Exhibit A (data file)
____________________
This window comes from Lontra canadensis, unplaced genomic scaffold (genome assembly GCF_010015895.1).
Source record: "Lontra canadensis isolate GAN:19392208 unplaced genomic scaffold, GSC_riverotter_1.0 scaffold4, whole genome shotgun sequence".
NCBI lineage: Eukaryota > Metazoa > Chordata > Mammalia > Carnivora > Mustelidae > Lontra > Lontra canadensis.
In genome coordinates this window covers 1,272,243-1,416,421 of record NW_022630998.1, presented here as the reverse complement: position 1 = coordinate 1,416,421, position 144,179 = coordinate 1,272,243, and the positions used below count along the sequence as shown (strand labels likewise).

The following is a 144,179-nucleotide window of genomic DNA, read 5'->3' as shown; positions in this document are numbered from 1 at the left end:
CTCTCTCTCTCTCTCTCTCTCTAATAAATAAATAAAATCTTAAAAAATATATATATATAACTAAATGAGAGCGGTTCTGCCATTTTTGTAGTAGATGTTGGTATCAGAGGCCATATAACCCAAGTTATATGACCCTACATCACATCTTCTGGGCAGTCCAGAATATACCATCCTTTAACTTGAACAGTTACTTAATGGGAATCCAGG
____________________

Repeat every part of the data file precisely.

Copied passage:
This window comes from Lontra canadensis, unplaced genomic scaffold (genome assembly GCF_010015895.1).
Source record: "Lontra canadensis isolate GAN:19392208 unplaced genomic scaffold, GSC_riverotter_1.0 scaffold4, whole genome shotgun sequence".
NCBI lineage: Eukaryota > Metazoa > Chordata > Mammalia > Carnivora > Mustelidae > Lontra > Lontra canadensis.
In genome coordinates this window covers 1,272,243-1,416,421 of record NW_022630998.1, presented here as the reverse complement: position 1 = coordinate 1,416,421, position 144,179 = coordinate 1,272,243, and the positions used below count along the sequence as shown (strand labels likewise).

The following is a 144,179-nucleotide window of genomic DNA, read 5'->3' as shown; positions in this document are numbered from 1 at the left end:
CTCTCTCTCTCTCTCTCTCTCTAATAAATAAATAAAATCTTAAAAAATATATATATATAACTAAATGAGAGCGGTTCTGCCATTTTTGTAGTAGATGTTGGTATCAGAGGCCATATAACCCAAGTTATATGACCCTACATCACATCTTCTGGGCAGTCCAGAATATACCATCCTTTAACTTGAACAGTTACTTAATGGGAATCCAGG